As it happens, we're on fairly strict rent control here, so there is a limit to how much he can raise it. I don't think he's very familiar with the details of the rent control laws though - it's just that his rent increases are so few and far between that historically, he hasn't raised the rent as much as the law will allow. This particular raise was pretty close to the allowed maximum in one year but, given that the rent was low to begin with, and he hasn't raised it in the 5 years I've been here, I was quite happy to pay the new amount!

My neighbors in the house and I are more concerned about what will happen when he's no longer able to manage his properties, and the property passes into new hands. I think that's the point at which we'll be looking for new places to live. It's a lovely old house, but it's very likely a new owner would be more interested in putting a new building on the site, than maintaining this characterful old structure that will need quite a lot of work at some point in the future.

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Sounds fun to me, a perfect retirement.
It really is. Once you have the basics taken care of the rest, I think, is up to your imagination and your knowledge of what it takes to make you happy.
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Old 09-25-2016, 11:34 AM   #154
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A household at the income level of 56,500 per year is not going to come close to saving $1 million in retirement accounts During a working career

Unless They live in a van down by the river or follow Mr. mustache And drive a 10-year old. Beater and live in a tiny house for the rest of their lives . Or maybe live in someone's basement

That's a lower middle-class wage Yes the stories of the struggling middle class are true

But typically in this early retirement.org community people will start talking about how the middle-class over spends and they shouldn't buy iPhones and Starbucks And the wonderful phenomenon of shareholder value economics and globalization Low wage Math is somehow ignored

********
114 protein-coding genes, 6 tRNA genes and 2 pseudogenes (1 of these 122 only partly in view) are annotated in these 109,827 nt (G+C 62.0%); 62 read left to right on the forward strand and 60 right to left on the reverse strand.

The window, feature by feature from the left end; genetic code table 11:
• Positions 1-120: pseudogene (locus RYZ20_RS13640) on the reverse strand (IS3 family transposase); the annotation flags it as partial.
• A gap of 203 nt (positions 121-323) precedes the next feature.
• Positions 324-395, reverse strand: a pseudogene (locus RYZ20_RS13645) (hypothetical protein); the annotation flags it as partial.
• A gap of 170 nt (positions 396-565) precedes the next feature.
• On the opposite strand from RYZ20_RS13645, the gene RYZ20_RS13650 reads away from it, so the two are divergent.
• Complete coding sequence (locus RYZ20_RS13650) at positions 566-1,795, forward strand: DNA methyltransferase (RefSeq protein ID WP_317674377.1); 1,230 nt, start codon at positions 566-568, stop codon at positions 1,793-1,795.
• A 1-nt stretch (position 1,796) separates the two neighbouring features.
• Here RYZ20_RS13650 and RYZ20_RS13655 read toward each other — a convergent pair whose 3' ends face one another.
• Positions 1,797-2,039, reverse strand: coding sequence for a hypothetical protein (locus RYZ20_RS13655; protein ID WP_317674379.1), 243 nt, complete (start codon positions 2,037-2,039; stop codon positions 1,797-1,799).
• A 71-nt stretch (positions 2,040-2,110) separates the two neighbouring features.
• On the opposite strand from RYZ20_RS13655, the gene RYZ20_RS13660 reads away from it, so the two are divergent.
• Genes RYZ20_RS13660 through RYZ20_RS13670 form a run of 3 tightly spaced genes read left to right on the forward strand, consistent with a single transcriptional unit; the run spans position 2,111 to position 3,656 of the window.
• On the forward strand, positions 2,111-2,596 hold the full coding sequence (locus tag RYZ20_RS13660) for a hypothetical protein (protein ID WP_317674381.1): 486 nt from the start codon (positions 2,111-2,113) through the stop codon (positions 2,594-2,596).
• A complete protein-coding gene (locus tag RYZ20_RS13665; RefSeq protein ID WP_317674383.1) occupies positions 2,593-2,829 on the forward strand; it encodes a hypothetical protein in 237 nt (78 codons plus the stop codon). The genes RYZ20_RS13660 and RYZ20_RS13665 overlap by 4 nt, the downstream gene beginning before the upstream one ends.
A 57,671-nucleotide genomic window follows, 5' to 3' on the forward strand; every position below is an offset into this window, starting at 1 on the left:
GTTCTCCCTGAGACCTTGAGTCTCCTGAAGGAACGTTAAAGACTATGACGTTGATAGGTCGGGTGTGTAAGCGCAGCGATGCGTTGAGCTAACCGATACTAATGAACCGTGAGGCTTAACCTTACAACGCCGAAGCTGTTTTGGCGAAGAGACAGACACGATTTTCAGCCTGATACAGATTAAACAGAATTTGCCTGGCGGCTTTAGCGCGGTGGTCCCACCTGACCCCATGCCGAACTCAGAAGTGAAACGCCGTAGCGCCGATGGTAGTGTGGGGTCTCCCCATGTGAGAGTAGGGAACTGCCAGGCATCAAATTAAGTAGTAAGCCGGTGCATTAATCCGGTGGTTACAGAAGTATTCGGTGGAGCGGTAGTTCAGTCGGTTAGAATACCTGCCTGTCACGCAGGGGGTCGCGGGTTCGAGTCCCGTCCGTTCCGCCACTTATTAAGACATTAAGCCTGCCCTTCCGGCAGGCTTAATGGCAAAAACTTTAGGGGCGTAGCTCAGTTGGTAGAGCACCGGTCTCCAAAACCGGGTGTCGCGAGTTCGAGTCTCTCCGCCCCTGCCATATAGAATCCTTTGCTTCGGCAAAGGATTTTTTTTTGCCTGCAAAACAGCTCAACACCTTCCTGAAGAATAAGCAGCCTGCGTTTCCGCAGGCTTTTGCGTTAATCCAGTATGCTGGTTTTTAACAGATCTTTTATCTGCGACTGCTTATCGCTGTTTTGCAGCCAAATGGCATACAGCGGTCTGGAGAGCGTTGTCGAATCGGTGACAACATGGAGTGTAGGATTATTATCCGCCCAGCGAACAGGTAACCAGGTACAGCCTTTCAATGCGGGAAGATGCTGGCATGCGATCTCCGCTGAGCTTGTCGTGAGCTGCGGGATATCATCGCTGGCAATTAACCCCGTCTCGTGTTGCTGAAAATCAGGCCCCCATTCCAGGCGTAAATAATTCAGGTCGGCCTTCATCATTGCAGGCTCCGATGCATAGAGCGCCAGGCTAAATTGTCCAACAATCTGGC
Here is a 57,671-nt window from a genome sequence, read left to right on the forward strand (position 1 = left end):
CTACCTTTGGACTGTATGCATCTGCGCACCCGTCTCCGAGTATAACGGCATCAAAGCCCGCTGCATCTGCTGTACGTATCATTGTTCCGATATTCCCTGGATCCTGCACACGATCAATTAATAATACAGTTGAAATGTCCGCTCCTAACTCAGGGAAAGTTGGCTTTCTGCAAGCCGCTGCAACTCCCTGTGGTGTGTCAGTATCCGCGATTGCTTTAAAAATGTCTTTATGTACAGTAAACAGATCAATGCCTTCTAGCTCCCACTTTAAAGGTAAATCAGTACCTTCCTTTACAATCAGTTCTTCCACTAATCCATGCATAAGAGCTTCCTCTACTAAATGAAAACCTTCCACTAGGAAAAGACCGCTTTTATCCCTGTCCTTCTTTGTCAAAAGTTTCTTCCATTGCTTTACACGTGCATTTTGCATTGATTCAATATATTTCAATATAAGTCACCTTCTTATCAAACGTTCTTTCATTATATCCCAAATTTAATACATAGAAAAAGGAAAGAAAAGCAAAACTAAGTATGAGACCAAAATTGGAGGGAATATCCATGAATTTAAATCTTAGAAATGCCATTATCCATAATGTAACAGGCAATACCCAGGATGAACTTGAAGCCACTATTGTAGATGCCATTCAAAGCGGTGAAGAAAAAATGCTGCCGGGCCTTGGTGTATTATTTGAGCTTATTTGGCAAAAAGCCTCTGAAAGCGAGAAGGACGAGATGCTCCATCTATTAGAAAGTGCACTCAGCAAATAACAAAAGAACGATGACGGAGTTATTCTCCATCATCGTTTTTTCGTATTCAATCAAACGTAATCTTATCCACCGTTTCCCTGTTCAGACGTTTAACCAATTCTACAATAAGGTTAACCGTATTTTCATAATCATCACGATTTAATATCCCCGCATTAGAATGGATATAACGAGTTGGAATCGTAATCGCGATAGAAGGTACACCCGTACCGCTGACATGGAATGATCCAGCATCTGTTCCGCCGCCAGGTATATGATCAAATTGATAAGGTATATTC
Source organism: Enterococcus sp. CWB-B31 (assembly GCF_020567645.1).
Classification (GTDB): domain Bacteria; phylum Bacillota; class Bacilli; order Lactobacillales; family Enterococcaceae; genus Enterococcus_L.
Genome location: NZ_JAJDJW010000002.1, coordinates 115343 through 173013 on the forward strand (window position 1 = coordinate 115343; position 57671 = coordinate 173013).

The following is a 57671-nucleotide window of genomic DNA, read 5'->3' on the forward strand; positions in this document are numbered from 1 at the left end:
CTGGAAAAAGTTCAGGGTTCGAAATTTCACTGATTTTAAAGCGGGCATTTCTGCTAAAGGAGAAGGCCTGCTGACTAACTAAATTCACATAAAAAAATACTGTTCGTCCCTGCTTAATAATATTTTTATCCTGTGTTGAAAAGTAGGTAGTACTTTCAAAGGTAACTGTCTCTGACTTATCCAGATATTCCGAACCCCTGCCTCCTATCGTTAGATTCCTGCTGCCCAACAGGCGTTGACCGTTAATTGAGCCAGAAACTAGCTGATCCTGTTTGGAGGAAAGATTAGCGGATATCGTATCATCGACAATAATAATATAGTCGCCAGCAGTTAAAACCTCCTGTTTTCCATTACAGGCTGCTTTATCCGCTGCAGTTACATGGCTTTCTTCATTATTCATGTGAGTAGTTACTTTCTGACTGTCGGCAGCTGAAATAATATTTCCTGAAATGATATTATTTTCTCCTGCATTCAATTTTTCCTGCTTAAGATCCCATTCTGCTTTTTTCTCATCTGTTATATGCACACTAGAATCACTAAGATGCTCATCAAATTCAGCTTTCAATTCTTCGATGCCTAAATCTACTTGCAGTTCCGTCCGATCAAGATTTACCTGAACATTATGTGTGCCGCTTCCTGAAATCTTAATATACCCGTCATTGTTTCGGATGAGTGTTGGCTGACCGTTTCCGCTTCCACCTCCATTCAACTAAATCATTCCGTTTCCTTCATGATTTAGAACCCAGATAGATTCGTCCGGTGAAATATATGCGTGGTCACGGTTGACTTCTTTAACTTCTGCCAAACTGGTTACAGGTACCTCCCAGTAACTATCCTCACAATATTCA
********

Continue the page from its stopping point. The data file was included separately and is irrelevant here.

I started out on $24K/yr and by age 40 had DW, 2 kids, 2 cars, a typical mortgage, and also hit $1 million in investments. My pay by then was above $54.5K but the average over those years was less. My savings rate had been between 10 and 20%. It can be done.

I also agree that most people today will not do it. I do believe that in part it is because the average person is not sufficiently disciplined to save enough. However, some costs are higher today like energy and health care, and I also think that future stock and bond returns will be lower that what I saw due to changes in the condition of the economy going forward.
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Old 09-25-2016, 12:53 PM   #155
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In many major metropolitan areas, once you have the cost of housing taken care of, there are a lot of things to do that cost very little. We're lucky in the SF Bay Area that we have a lot of opportunities for outdoor recreation at minimal or no cost.
Same here. Our housing is taken care of and we also find a lot of free and cheap things to do, outside and inside. This week it is drinks and a play in San Francisco with friends, lunch in Berkeley's gourmet ghetto, a visit to the Berkeley Art and Film Museum, and a group dinner at an Italian restaurant planned so far. With Groupons bought during sales, free event passes through the libary, seat filler memberships, etc. we can go out every day some place fun and not spend much.
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Old 09-25-2016, 04:49 PM   #156